Technology has given us more freedom than we've ever had before. We can book flights, pay our bills, share vacation photos and order food in just a few taps on our smartphones or tablets. But now that practically everyone owns a mobile device of some kind, we're using them much more often — and picking up some nasty habits in the process. Raise your hand if you've seen these awful behaviors — then use it to smack the offender the next time around.
Photos by Jeremy Lips.
Too often, people with earbuds stuck in their ears attempt to hold a conversation, whether they're talking to friends, checking out at the supermarket or chatting with colleagues in the office. You need to stop it. Not taking the headphones off signals to those around you that they're not important enough to deserve your attention.
Maybe they have a problem with needing to have the last word. Or perhaps they tend to forget that other people need to get stuff done. But for whatever reason, there are people who don't know when to quit replying to everyone in an email chain or group text message. When more and more recipients write, "How about you take this offline?" that's a not-so-subtle hint you've gone too far. Another hint: Seeing "TAKE ME OFF THIS CHAIN" texts.
Remember when we could wait 30 seconds at a crosswalk without whipping out our phones? That's bad enough. But when the light turns green, a lot of people continue to text or look down at their devices. It's not just annoying; it's dangerous. It's even worse when people stop dead in their tracks, whether they're on the street or heading down the subway stairs. You deserve to get run over.
You've seen them at soccer games, recitals and other places where they look ridiculous: people who use tablets instead of phones to record videos. While it's nice that tablets give you a bigger field of view, you also wind up blocking the view of people sitting behind you. Plus, smartphones almost always have sharper cameras.
It's great that you killed it in "Candy Crush" or "Clash of Clans." Now, put your phone on mute. There's no need for everyone in your vicinity to hear every bloop, grunt or tire screech spilling out of your device. Yes, that means you, annoying kids (and adults) at my daughter's karate practice.
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Somewhere along the line, parents just gave up on trying to engage their kids (or keep them in line) while out to eat. I recently picked up food to go at an Olive Garden and witnessed a family of four waiting — and all four were deeply engrossed in their own phones. (The two kids had earbuds on.) Here's a thought: Everyone look up from your gadgets and maybe talk about your day. The same thing goes for your date night. If you're just going to sit across from each other and check your Instagram, you might as well just go home.
When your smartphone's navigation app takes you off course five times in 10 minutes and sends you down a one-way street, it's OK to rely just a wee bit more on your own internal compass. At some point, everyone in the car is going get tired of hearing "Recalculating." So, get a clue or (gasp!) ask for directions.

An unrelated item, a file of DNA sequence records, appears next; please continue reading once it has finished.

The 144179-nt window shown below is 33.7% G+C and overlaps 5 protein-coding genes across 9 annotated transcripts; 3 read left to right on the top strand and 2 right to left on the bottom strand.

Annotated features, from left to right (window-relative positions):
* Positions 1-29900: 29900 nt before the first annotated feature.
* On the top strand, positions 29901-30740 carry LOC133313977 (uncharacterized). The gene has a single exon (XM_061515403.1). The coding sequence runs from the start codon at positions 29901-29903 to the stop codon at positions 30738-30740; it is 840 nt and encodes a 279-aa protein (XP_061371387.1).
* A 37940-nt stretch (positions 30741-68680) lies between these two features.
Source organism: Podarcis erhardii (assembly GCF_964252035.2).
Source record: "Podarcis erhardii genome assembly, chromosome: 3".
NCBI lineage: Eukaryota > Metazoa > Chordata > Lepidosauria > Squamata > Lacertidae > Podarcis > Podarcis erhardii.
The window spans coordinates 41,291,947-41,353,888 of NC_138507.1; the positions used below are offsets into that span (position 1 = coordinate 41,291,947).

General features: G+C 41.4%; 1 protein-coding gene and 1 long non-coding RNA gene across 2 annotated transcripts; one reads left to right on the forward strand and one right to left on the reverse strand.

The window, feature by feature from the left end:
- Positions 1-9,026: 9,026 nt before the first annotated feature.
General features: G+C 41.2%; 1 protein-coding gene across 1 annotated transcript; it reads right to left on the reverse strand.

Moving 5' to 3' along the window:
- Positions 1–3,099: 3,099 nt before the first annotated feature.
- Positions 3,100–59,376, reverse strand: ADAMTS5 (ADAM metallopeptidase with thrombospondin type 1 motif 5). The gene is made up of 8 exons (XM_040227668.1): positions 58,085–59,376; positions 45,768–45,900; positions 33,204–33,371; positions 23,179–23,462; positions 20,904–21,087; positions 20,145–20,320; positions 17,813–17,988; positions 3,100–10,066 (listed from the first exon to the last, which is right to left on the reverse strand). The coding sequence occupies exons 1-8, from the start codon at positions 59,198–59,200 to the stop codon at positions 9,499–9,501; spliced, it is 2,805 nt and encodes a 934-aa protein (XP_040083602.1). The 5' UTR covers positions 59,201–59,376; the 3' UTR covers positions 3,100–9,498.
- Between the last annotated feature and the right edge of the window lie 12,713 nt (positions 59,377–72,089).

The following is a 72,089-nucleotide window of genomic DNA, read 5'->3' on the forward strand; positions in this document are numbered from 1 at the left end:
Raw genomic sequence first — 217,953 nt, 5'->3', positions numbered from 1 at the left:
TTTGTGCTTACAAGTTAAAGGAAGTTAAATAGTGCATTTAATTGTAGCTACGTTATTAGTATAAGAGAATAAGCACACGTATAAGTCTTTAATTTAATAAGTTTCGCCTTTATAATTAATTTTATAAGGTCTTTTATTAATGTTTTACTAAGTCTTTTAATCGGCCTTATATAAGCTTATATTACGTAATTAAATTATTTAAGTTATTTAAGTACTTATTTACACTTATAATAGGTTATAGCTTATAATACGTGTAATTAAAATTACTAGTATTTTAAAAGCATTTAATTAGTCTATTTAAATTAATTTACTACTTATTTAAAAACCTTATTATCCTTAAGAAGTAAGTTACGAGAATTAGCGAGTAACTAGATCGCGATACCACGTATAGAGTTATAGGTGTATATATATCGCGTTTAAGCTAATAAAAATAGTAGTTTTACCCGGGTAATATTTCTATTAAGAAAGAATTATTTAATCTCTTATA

Call me nutty, but I'm not a fan of hearing your barking dog or the latest episode of "CSI: Miami" when someone is trying to speak during a conference call. Every smartphone has a mute button that's a single tap or two away, so there's no excuse not to use it. Can't find it? Hang up.
You know there's a selfie epidemic when smartphone makers start touting their front cameras more than their back ones. And we're feeding that obsession by taking and posting so many photos of ourselves. A recent study linked selfies to narcissism, addiction and mental illness. Don't worry about getting the perfect shot, because no one is going to like your eighth self-portrait of the day on Facebook anyway.
First came annoying ringtones, and now this. I get that most people would much rather text or use WhatsApp than talk. The problem is that many smartphone owners don't turn off those grating notification sounds. Every incoming alert is another opportunity for your phone to beep, whistle or (for those who still own one) scream "Droid."
It's no secret that smartphones carry more germs than a toilet seat, and why wouldn't they? We can't stop using them while we go to the bathroom. In fact, a 2013 survey by LG revealed that three quarters of smartphone owners would feel comfortable using their device in a public restroom. Well, I don't feel comfortable with you typing away in the next urinal. I'd rather you pay less attention to fixing your typos than, you know, aiming straight.
I'm not going to judge you if you like to blare "Talk Dirty" when you're by yourself. But I definitely don't want to hear your dope playlist while I'm trying to enjoy a rare moment of quiet on the elevator. The subway or bus is another no-no. The entire car doesn't want to be invited to your impromptu dance party. So, just turn it down, or get headphones that don't leak as much as Edward Snowden.
Photos by Jeremy Lips.